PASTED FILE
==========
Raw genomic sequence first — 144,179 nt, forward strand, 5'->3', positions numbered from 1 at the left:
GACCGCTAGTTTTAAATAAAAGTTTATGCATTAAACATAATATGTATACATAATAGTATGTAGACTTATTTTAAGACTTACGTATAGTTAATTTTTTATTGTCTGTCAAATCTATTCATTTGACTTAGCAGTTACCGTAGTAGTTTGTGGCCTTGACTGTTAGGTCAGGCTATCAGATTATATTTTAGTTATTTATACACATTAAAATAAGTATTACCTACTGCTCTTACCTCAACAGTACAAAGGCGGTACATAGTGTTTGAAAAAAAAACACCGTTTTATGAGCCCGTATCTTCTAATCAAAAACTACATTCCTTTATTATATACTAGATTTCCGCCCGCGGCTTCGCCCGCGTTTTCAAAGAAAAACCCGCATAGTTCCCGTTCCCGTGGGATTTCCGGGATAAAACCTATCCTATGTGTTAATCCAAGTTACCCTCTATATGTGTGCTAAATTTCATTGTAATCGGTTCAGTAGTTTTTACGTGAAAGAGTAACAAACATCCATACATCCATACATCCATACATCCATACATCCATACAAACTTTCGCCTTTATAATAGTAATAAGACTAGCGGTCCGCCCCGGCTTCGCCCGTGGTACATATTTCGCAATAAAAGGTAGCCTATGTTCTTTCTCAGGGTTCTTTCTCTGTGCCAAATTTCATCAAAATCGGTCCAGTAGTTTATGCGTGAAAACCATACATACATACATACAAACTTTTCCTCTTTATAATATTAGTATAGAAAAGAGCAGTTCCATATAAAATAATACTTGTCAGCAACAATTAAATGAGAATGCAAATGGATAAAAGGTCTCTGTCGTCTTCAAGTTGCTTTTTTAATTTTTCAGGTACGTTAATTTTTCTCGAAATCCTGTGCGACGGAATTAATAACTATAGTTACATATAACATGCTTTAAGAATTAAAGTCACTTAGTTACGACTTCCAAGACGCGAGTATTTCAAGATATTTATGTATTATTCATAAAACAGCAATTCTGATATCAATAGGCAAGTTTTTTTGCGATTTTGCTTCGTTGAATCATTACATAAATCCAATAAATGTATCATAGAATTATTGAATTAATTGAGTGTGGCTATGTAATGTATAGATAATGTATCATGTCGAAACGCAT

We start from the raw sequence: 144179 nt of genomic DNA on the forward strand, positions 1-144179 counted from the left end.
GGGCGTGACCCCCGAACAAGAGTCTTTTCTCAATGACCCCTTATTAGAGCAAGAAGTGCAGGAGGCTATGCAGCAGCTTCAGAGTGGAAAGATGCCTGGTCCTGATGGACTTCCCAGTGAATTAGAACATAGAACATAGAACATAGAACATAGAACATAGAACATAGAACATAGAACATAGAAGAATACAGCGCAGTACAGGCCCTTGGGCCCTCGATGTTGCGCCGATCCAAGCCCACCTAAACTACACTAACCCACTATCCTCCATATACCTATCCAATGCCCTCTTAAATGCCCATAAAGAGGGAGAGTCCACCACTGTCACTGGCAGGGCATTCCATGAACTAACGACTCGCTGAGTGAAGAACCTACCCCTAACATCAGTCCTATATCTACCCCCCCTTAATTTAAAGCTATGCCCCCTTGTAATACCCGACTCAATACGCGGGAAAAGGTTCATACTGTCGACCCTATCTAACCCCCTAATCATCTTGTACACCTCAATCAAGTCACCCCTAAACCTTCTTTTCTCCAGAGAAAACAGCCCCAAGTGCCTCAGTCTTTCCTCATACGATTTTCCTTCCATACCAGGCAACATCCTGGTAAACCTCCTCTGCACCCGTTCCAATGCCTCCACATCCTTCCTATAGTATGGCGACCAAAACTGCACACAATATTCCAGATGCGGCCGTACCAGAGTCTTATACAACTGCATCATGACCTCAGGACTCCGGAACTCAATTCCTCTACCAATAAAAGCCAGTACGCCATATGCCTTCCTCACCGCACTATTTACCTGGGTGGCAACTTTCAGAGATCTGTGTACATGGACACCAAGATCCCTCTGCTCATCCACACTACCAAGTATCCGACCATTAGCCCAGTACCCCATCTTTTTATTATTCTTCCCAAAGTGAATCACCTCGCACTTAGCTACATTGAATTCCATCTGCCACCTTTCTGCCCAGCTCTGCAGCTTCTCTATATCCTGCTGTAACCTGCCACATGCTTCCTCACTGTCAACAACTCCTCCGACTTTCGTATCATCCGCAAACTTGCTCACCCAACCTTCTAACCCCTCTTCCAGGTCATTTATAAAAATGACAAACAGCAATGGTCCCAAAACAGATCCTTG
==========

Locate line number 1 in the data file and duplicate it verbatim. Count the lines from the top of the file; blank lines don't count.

Raw genomic sequence first — 144,179 nt, forward strand, 5'->3', positions numbered from 1 at the left: